We don't need to tell you how important this is. Wiley's eleventh, and potentially last, solo album Godfather is the zenith of a man who has dedicated his life to UK bass culture for almost 20 years. With beats as fiery as his forthright thoughts, it's the sound of a man going back to his roots, writhing deep in the raw, sucker-punch club banger mindset; the raw orchestral drama of "Back With A Banger" and "Pattern Up", the fast-lane bass and strings of "Can't Go Wrong" and the space-funk bass twister "Bait Face" are countered smoothly with more introspective, deeper cuts such as the soulful "On This" and the wavey sci-fi style "Laptop". These are just a handful of the highlights here. Once again the Godfather has made us an offer we can't refuse.
KXVU has been a bass-game revelation over the past few years, with 2016 being a truly important year for the UK producer. After outing on stables like Project Allout, KXVU returns to his own imprint Southpoint with a full LP, a twelve-track escapade filled with all sorts of twisted vocals and raucous grime sketches. There's something in this for all sorts of listeners, from the vocal riddims of "Sao Feng" featuring Razor, to the pouncing grime bass of "The Locker", and the hybrid-like experiments of tunes like "The Kraken", whose sole purpose is to get on your face, and use as much of the hardcore continuum as humanely possible. Big, bad, and built for some serious head-nodding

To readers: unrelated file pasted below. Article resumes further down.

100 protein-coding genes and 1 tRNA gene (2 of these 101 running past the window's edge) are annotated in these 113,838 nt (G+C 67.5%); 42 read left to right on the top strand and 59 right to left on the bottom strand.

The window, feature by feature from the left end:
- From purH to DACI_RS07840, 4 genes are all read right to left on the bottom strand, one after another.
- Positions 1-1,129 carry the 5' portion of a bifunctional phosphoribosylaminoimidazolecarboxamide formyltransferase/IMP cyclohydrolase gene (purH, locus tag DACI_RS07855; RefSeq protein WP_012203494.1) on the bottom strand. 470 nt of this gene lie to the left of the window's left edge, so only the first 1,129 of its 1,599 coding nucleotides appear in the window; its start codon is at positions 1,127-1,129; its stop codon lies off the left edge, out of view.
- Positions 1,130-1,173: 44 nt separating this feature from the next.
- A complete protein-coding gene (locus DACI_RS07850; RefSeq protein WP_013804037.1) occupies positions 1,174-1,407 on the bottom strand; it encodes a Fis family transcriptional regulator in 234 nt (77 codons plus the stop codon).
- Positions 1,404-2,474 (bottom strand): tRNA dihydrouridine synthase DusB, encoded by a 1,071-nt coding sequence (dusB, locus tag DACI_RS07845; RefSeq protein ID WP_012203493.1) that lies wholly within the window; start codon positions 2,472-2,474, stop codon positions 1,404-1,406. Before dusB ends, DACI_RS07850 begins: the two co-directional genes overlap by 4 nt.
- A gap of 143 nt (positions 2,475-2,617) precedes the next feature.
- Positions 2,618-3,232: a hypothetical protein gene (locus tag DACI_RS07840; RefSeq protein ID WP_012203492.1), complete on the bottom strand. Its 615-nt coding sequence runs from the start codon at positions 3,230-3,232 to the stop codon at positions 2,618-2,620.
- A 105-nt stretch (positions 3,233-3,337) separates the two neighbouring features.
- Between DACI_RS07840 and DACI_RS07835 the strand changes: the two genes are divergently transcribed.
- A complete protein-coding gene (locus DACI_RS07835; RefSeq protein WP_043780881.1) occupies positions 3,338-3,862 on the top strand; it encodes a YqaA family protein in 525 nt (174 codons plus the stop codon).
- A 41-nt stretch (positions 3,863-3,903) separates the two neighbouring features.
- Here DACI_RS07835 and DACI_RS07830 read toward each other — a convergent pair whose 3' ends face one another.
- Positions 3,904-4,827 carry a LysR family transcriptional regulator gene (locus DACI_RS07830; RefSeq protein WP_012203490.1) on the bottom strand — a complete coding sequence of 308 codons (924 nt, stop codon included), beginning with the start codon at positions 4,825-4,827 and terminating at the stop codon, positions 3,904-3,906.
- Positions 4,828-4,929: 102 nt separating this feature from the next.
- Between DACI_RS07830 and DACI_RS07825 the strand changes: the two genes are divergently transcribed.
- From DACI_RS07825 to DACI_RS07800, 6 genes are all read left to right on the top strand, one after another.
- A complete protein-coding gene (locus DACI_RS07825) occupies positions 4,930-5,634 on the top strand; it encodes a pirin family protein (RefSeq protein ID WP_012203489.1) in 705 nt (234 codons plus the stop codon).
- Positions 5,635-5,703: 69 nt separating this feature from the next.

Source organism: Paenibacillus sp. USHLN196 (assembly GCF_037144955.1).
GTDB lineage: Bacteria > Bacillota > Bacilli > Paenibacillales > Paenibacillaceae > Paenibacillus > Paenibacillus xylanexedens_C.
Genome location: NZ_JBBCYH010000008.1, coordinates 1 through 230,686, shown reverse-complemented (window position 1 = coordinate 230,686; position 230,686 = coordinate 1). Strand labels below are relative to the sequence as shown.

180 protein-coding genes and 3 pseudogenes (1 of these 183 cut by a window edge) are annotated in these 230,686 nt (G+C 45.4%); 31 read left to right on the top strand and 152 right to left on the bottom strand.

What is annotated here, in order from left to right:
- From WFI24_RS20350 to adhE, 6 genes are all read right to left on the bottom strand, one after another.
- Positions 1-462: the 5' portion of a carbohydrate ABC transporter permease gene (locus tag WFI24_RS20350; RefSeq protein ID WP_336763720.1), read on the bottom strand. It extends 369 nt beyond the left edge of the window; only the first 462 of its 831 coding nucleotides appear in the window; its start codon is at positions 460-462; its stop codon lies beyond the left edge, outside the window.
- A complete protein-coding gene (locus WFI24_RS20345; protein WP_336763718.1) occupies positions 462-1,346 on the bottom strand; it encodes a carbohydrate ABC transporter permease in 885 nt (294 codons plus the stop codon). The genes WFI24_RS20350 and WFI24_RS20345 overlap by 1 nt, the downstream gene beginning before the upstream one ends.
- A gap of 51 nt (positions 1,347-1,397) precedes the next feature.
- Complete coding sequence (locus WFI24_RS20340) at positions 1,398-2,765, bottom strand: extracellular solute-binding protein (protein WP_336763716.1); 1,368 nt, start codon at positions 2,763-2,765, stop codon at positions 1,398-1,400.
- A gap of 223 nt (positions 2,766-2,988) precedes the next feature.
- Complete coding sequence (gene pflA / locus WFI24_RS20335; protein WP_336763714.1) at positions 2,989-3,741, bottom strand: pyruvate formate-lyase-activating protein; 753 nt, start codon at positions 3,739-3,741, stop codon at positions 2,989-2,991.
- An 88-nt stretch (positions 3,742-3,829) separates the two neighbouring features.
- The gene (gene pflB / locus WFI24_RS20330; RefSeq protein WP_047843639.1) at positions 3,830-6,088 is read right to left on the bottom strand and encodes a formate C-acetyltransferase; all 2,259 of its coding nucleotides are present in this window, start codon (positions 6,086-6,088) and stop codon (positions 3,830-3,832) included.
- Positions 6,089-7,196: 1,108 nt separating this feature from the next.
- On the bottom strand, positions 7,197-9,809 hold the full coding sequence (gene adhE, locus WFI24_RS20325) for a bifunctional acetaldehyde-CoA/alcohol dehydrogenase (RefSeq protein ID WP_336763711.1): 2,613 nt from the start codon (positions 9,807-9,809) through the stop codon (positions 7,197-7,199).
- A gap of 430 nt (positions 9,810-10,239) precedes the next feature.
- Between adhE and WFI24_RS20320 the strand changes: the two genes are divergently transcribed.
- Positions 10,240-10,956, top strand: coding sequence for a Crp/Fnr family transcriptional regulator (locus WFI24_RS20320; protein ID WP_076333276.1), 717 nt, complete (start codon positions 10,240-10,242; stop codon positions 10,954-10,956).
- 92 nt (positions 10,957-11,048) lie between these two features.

Crown Jules is known for an uncompromising approach to all tings bass. Here it presents a selection of tough cuts from the label's roster. "Ram Jam" begins with some ominous hip-hop-on-a-tropical-vibe attitude with plenty of carnival tempos and stabby fake horns to boot. Next, and "Muky" by Sean D is a menacing bouncer that builds intensity with an incessant buzz and shrill high-end melodies. J Beatz appears with Limit for the dark alley grind of "No Signal" lastly Beat Boss 4 champion, Sware, rocks up to deliver "The Flow", a slice of elasticated electro with a hint of ghetto sass.
Grime music is not the first genre that comes to mind when thinking of men expressing their softer feelings. Well, Manchester's ShowDem is about to change all that with possibly the first ever grime tune about the joys of parenthood. Dedicated to his first born, "New Arrival" is a tune that begins and ends with samples of his little one. In between we get a bouncy hip-hop/dancehall hybrid with plenty of bottom and airy soft synth melodies. Kiel meanwhile brings the ferocity on a rework that introduces heavy drums; lots of Dubstep influenced bass snarls and urgent effects.